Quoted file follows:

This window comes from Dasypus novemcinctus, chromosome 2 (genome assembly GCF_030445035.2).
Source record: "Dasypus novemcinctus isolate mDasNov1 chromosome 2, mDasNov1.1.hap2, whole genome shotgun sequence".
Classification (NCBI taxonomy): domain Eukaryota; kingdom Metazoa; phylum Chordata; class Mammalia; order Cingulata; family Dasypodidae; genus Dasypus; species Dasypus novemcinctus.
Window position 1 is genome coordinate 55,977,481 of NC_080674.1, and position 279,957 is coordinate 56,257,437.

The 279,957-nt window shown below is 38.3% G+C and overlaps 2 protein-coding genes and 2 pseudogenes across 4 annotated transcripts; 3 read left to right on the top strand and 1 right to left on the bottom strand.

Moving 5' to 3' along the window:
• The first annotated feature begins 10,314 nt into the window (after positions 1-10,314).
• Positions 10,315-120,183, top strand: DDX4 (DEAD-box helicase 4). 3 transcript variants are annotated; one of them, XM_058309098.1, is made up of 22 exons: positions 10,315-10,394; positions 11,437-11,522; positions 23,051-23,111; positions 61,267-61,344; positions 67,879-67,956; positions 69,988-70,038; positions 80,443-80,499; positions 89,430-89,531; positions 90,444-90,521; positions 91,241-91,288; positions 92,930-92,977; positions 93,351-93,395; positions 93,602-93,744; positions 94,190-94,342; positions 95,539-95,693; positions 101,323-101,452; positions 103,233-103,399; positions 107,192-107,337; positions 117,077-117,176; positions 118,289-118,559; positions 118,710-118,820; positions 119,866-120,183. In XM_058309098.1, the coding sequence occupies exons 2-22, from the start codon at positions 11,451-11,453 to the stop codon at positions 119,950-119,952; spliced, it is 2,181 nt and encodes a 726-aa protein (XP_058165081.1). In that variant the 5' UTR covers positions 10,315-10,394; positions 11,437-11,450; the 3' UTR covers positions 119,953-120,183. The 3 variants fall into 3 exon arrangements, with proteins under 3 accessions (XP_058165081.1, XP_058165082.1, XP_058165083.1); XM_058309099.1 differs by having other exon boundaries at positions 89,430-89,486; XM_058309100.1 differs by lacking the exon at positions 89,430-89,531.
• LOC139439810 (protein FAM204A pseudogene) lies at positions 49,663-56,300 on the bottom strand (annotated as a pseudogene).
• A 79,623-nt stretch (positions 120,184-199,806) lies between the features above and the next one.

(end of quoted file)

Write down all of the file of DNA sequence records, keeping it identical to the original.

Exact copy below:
This window comes from Dasypus novemcinctus, chromosome 2 (genome assembly GCF_030445035.2).
Source record: "Dasypus novemcinctus isolate mDasNov1 chromosome 2, mDasNov1.1.hap2, whole genome shotgun sequence".
Classification (NCBI taxonomy): domain Eukaryota; kingdom Metazoa; phylum Chordata; class Mammalia; order Cingulata; family Dasypodidae; genus Dasypus; species Dasypus novemcinctus.
Window position 1 is genome coordinate 55,977,481 of NC_080674.1, and position 279,957 is coordinate 56,257,437.

The 279,957-nt window shown below is 38.3% G+C and overlaps 2 protein-coding genes and 2 pseudogenes across 4 annotated transcripts; 3 read left to right on the top strand and 1 right to left on the bottom strand.

Moving 5' to 3' along the window:
• The first annotated feature begins 10,314 nt into the window (after positions 1-10,314).
• Positions 10,315-120,183, top strand: DDX4 (DEAD-box helicase 4). 3 transcript variants are annotated; one of them, XM_058309098.1, is made up of 22 exons: positions 10,315-10,394; positions 11,437-11,522; positions 23,051-23,111; positions 61,267-61,344; positions 67,879-67,956; positions 69,988-70,038; positions 80,443-80,499; positions 89,430-89,531; positions 90,444-90,521; positions 91,241-91,288; positions 92,930-92,977; positions 93,351-93,395; positions 93,602-93,744; positions 94,190-94,342; positions 95,539-95,693; positions 101,323-101,452; positions 103,233-103,399; positions 107,192-107,337; positions 117,077-117,176; positions 118,289-118,559; positions 118,710-118,820; positions 119,866-120,183. In XM_058309098.1, the coding sequence occupies exons 2-22, from the start codon at positions 11,451-11,453 to the stop codon at positions 119,950-119,952; spliced, it is 2,181 nt and encodes a 726-aa protein (XP_058165081.1). In that variant the 5' UTR covers positions 10,315-10,394; positions 11,437-11,450; the 3' UTR covers positions 119,953-120,183. The 3 variants fall into 3 exon arrangements, with proteins under 3 accessions (XP_058165081.1, XP_058165082.1, XP_058165083.1); XM_058309099.1 differs by having other exon boundaries at positions 89,430-89,486; XM_058309100.1 differs by lacking the exon at positions 89,430-89,531.
• LOC139439810 (protein FAM204A pseudogene) lies at positions 49,663-56,300 on the bottom strand (annotated as a pseudogene).
• A 79,623-nt stretch (positions 120,184-199,806) lies between the features above and the next one.